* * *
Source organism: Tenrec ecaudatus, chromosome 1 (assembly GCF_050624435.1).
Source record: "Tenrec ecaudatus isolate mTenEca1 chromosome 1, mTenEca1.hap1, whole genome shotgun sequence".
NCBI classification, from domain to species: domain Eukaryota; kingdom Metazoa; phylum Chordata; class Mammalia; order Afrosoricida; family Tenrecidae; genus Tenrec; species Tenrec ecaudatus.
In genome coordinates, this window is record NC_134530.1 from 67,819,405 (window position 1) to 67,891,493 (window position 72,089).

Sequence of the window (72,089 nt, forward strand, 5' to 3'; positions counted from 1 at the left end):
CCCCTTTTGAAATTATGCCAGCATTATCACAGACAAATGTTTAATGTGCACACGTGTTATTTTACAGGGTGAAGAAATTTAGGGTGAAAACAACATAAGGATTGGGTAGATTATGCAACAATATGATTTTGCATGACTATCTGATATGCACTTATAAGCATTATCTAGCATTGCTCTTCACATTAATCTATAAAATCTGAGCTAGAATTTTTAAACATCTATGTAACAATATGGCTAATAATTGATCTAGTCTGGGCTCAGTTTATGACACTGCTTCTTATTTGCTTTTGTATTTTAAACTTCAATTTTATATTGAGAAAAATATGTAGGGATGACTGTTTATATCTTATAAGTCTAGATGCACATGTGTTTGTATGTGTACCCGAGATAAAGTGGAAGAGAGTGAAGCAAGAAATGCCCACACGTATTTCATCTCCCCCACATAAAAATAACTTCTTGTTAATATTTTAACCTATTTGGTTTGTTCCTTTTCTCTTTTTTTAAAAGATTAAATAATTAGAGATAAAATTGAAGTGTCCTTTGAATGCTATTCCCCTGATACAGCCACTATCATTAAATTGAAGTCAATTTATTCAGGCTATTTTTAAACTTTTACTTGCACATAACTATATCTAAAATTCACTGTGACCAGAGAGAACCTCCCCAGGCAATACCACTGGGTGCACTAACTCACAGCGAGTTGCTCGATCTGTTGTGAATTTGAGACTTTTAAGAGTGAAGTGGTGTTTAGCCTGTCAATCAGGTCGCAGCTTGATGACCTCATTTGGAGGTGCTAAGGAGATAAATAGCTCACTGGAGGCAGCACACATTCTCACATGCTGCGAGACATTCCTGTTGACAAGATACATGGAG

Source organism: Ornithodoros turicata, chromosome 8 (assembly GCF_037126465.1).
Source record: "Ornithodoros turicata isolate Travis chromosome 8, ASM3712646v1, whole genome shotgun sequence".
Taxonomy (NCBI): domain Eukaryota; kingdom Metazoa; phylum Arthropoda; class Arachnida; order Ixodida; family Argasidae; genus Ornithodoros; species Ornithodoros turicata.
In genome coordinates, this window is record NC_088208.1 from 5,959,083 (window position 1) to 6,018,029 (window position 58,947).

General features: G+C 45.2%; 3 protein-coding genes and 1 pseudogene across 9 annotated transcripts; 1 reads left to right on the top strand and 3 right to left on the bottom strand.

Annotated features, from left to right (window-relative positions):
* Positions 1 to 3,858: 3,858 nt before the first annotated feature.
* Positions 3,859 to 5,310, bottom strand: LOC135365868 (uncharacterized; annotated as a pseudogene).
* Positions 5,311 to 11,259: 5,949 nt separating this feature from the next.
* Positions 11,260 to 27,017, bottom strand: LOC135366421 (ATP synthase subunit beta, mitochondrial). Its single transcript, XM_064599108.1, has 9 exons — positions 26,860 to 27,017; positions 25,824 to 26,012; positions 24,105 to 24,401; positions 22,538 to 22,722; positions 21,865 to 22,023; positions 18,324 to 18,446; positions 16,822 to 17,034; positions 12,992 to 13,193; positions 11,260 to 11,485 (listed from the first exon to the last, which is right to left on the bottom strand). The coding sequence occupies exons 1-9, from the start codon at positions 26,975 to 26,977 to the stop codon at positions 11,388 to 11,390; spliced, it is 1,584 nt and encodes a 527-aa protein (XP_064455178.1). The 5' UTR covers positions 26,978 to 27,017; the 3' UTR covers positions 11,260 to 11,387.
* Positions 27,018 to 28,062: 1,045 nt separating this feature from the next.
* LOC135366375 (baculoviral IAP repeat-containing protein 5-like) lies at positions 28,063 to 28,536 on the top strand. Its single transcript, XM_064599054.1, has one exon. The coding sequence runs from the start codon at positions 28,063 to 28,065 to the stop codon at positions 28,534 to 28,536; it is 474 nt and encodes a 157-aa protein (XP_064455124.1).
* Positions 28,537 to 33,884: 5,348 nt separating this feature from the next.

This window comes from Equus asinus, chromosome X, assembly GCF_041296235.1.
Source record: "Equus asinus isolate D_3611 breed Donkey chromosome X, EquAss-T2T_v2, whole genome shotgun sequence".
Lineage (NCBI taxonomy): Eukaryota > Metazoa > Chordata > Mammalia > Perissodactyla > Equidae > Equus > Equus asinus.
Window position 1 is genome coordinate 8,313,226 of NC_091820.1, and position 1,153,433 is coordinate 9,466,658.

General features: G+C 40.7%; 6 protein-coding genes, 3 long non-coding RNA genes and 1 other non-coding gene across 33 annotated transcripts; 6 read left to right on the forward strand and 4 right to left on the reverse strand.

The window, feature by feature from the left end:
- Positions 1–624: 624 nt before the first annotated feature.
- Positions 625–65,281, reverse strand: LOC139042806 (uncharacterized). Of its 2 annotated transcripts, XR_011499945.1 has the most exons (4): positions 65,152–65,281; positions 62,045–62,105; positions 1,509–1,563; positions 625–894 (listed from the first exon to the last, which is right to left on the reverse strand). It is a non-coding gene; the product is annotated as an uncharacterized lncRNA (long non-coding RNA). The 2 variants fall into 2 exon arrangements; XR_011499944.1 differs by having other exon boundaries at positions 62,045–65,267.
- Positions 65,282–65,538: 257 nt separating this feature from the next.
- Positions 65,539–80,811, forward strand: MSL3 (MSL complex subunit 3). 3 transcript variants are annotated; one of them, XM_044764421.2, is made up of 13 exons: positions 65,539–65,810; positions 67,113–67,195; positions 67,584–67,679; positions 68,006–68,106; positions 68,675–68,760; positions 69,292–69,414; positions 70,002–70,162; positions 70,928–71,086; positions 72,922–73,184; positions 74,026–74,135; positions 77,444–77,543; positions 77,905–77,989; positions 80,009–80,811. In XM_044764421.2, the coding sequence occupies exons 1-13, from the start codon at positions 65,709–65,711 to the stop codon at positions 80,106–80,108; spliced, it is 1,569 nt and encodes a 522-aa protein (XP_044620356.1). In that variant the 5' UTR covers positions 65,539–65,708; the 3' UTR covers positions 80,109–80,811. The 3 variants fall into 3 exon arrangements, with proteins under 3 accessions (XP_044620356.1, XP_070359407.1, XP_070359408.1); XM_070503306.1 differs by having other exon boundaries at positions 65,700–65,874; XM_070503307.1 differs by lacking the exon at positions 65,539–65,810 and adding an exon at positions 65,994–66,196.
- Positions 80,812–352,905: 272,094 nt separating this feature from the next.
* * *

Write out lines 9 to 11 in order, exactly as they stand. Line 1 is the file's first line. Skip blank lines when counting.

Taxonomy (NCBI): domain Eukaryota; kingdom Metazoa; phylum Arthropoda; class Arachnida; order Ixodida; family Argasidae; genus Ornithodoros; species Ornithodoros turicata.
In genome coordinates, this window is record NC_088208.1 from 5,959,083 (window position 1) to 6,018,029 (window position 58,947).

General features: G+C 45.2%; 3 protein-coding genes and 1 pseudogene across 9 annotated transcripts; 1 reads left to right on the top strand and 3 right to left on the bottom strand.